Two years ago, when I published an op-ed for my FORMER employer, the Sutherland Institute, against the insidious Programs for Assertive Community Treatment (PACT), rumors immediately circulated around that capitol that I was a member of the Scientologist religion (which I am not by the way, though that makes precious little difference to the point I'm trying to make).
To attempt to besmirch religious beliefs in order to quickly weaken a worthy political cause is unconscionable. If this pattern had been employed against members of the LDS, Baptist, Jews, Catholic, or other dominant faiths while discussing such relevant political issues, it would be front page news--as well it should.
This is a sad state of affairs. We all now have cause to wonder whether religious bias or prejudice was a factor in the status of the bills that were in any way supported or opposed by some members of the Scientologist faith.
If you concur with my analysis, contact your senators and inform them that should HB 109 fail, it will be difficult to distinguish whether it was a vote for the people or a vote against the religious beliefs of Scientologists.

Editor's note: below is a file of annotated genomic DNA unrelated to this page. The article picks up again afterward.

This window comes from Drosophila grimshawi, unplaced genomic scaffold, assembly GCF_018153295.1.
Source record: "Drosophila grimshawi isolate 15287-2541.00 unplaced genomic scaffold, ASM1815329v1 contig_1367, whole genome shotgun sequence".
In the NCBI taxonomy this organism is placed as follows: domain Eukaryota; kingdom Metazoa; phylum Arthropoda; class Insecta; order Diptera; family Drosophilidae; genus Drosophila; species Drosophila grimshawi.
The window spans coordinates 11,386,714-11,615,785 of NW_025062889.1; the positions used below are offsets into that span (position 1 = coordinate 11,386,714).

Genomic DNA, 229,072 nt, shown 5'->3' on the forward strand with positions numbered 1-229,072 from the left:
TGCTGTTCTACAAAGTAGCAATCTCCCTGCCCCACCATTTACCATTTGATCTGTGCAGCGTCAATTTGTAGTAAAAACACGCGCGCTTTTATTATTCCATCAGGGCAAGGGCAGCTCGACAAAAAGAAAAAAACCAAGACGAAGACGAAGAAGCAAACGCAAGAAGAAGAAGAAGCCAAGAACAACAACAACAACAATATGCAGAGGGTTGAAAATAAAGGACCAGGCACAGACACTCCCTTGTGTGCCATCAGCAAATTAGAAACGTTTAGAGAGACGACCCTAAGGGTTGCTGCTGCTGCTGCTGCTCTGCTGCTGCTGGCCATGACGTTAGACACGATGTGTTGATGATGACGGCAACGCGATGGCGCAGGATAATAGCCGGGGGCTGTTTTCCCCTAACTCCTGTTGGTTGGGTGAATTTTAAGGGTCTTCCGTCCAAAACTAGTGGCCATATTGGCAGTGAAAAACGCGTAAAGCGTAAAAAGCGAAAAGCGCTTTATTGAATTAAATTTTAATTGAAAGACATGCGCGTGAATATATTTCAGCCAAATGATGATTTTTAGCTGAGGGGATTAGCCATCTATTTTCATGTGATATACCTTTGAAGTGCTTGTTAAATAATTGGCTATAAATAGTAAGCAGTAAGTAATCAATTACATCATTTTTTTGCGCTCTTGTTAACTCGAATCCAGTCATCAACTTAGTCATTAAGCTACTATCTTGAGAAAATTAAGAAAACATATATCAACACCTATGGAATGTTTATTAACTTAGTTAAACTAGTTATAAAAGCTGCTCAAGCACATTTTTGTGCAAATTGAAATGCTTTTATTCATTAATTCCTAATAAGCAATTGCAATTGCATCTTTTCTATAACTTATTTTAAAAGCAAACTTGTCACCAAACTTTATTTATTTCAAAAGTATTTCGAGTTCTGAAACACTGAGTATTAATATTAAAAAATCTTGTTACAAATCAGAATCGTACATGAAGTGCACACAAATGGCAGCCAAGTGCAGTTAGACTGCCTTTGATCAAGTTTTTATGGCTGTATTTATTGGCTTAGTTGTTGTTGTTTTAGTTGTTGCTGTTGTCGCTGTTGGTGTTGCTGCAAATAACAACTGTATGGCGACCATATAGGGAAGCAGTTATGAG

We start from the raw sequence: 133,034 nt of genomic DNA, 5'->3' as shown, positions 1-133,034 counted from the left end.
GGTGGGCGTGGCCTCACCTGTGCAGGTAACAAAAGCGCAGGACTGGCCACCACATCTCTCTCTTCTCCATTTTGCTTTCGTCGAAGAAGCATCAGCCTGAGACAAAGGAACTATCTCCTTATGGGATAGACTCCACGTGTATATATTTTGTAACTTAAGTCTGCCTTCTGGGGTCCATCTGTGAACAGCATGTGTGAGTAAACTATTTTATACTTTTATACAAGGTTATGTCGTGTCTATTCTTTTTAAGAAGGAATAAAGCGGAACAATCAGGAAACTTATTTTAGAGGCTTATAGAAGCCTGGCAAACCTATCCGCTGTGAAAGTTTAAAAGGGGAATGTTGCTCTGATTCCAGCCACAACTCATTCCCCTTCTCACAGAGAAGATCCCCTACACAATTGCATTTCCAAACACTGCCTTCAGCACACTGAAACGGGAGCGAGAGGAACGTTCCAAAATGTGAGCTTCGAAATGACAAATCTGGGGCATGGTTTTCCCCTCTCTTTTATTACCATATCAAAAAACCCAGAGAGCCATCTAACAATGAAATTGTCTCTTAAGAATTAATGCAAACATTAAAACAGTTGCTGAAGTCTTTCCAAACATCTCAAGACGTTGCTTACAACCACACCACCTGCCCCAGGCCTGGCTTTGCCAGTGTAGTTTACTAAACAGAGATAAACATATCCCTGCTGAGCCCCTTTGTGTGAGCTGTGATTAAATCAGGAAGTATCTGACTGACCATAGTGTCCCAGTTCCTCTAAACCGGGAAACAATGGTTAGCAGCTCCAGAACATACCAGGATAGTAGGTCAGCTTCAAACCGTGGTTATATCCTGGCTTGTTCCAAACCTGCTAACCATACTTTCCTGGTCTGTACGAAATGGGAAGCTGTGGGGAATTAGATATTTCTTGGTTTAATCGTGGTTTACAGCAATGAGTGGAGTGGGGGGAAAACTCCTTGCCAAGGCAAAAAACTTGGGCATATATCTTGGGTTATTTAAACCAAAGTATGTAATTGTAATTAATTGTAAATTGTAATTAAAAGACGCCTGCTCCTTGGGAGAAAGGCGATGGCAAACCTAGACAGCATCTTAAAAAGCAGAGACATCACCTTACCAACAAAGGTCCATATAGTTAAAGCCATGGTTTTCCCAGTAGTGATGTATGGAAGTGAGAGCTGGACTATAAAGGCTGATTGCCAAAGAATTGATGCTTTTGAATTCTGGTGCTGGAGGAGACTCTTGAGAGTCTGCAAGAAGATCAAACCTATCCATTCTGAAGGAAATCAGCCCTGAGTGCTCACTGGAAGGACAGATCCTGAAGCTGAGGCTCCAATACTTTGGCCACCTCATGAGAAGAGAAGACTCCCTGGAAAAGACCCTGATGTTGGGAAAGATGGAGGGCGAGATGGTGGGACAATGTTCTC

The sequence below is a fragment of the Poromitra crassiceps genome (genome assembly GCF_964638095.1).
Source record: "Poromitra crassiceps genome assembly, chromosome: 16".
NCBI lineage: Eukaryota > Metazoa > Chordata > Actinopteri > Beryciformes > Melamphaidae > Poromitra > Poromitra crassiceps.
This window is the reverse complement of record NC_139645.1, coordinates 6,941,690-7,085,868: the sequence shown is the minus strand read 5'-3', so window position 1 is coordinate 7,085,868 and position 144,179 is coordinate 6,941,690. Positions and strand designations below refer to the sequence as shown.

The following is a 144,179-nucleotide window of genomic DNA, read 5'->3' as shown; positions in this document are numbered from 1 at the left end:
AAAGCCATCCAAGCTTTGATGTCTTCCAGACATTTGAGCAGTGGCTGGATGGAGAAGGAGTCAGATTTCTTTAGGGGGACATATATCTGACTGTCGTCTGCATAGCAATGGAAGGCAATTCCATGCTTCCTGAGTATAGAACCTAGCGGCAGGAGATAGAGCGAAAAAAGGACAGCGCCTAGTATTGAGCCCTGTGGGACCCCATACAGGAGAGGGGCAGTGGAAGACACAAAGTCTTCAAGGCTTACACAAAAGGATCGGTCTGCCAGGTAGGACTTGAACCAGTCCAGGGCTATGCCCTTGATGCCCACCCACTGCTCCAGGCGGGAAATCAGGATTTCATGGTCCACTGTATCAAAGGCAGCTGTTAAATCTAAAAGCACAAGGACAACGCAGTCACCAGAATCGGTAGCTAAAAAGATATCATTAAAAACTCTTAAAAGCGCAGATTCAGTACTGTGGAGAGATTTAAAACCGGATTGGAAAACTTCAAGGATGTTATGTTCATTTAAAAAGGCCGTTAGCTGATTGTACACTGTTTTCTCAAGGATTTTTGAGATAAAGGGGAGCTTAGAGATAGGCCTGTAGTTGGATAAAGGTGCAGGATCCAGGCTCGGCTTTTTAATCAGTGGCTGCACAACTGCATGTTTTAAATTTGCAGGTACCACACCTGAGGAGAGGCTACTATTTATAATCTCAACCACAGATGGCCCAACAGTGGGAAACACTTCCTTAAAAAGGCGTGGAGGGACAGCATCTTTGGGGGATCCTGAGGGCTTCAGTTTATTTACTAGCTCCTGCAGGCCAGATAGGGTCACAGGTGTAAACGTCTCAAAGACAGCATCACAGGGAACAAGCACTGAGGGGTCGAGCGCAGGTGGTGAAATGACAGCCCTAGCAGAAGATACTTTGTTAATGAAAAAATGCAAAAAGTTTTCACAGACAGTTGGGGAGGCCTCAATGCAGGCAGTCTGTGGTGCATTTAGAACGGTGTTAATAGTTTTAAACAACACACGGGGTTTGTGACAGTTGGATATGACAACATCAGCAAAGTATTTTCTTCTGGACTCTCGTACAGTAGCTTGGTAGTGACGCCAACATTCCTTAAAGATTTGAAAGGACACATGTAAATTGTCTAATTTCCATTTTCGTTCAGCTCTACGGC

I also hope some of you will also join me in a Citizenâ€ôs Task Force for Legislative Integrity. I want to identify what barriers there are that make it impossible for decent legislators to get their job done. I also want to identify what needs to be done to ensure that citizens are treated with respect by those who serve them. Then I want to make it happen.
Daniel B. Newby
P.S. The preceeding message was my personal opinion. To receive an alert on this subject directly, email me at firstname.lastname@example.org.